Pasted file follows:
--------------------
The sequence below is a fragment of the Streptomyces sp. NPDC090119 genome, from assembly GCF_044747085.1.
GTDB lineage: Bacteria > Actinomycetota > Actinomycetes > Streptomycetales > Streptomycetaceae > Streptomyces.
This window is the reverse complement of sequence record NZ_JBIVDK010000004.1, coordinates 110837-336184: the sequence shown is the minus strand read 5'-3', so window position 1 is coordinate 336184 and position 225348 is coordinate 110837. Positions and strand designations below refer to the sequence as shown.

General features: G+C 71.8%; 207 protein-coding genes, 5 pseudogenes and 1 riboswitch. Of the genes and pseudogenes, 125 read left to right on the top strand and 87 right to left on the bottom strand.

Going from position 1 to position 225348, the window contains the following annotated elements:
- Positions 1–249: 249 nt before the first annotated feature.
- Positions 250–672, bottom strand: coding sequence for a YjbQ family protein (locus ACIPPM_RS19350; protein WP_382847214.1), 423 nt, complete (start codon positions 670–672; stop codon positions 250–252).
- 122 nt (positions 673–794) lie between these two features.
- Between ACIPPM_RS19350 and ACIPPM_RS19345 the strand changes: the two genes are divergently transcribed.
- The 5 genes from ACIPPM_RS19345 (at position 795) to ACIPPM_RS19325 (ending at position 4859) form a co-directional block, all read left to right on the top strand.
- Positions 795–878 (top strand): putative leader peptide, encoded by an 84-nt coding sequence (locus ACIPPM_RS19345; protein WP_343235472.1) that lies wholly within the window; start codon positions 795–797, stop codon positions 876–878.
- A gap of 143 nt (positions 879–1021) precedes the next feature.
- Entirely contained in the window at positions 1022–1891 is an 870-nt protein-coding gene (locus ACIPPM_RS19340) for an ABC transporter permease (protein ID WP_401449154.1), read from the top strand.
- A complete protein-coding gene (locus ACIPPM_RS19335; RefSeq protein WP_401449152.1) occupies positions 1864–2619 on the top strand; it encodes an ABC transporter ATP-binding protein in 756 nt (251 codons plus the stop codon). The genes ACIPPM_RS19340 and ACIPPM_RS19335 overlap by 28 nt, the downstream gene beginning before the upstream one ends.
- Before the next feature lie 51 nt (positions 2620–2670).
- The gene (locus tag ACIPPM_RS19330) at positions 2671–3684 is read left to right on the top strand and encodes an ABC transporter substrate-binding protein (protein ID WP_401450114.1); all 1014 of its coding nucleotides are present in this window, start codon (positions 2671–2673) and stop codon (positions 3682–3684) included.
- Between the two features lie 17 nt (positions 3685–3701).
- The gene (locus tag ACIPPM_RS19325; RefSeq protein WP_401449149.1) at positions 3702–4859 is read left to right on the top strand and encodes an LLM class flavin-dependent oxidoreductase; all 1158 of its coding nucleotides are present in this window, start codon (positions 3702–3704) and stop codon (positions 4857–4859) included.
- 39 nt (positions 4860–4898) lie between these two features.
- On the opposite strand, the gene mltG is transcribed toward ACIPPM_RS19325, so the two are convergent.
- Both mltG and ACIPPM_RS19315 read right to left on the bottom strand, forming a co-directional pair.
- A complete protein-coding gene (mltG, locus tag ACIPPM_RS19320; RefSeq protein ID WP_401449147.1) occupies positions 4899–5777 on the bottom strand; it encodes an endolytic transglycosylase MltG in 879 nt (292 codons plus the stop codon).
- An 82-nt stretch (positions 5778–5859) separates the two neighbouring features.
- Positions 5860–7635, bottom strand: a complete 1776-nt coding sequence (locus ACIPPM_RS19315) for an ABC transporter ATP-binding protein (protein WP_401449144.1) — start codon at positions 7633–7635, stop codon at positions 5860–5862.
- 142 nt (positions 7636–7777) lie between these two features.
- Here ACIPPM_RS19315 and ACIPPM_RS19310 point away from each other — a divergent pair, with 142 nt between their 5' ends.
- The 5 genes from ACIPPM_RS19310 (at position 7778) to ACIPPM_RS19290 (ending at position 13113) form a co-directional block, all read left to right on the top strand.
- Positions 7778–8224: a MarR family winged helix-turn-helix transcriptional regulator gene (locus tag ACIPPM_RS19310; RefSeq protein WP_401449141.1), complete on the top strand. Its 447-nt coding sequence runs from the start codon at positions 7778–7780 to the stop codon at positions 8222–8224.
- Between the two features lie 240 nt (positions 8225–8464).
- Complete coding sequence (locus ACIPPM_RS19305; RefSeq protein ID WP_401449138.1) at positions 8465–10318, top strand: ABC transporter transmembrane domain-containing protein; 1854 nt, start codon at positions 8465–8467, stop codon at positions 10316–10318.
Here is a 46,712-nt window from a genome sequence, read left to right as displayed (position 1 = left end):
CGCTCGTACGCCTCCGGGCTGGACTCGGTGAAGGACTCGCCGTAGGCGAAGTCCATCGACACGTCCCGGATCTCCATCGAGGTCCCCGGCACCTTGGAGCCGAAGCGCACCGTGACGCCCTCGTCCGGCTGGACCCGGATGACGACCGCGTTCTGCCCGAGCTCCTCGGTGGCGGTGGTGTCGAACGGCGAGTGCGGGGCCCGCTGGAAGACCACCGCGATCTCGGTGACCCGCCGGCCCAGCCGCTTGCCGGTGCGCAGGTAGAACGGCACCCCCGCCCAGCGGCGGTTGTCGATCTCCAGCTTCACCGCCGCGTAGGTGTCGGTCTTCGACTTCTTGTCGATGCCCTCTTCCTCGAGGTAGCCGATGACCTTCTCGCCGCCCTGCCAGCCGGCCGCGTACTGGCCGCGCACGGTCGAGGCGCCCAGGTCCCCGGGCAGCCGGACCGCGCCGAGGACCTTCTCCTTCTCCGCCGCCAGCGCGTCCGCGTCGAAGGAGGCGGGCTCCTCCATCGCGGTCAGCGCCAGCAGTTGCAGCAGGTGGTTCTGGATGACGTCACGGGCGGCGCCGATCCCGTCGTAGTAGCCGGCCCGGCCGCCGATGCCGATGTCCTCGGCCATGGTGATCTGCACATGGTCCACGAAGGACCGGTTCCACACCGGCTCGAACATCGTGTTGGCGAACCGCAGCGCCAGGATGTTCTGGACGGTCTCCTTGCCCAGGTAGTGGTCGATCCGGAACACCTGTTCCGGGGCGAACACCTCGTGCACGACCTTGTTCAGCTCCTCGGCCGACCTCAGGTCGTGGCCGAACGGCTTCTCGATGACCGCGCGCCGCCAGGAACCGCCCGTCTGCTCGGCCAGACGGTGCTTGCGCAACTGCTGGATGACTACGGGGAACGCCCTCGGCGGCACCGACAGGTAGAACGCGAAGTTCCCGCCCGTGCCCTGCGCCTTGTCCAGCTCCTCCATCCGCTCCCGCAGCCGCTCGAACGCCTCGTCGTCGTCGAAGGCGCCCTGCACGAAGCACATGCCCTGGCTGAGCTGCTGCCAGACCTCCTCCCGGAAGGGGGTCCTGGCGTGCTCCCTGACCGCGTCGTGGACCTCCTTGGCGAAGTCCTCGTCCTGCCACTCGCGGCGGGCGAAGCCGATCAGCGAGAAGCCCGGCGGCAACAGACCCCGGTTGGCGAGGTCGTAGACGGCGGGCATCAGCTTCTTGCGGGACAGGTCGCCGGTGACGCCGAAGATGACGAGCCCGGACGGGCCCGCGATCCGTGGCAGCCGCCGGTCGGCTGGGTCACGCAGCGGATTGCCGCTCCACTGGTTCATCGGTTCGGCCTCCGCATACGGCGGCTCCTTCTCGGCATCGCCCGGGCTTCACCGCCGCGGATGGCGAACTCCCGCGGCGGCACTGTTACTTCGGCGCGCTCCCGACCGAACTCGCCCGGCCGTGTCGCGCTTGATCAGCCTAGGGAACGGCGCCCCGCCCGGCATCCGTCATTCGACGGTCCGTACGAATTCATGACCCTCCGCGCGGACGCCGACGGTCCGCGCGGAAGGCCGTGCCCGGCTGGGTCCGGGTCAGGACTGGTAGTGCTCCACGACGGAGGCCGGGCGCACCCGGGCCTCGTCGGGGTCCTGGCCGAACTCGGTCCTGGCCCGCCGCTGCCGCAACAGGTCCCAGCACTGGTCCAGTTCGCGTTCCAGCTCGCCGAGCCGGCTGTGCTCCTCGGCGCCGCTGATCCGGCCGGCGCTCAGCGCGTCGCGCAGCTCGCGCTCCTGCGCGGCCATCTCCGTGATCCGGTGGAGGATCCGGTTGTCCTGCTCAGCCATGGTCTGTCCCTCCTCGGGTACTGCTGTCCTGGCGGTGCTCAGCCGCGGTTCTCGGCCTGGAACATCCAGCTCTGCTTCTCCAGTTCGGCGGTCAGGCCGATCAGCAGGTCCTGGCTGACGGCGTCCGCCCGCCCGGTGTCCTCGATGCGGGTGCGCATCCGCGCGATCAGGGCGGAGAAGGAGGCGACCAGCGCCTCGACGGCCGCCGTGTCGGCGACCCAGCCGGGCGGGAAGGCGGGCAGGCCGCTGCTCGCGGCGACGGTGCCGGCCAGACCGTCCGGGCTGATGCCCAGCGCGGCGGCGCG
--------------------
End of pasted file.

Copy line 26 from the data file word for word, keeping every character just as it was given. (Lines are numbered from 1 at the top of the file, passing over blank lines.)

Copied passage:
- Here ACIPPM_RS19315 and ACIPPM_RS19310 point away from each other — a divergent pair, with 142 nt between their 5' ends.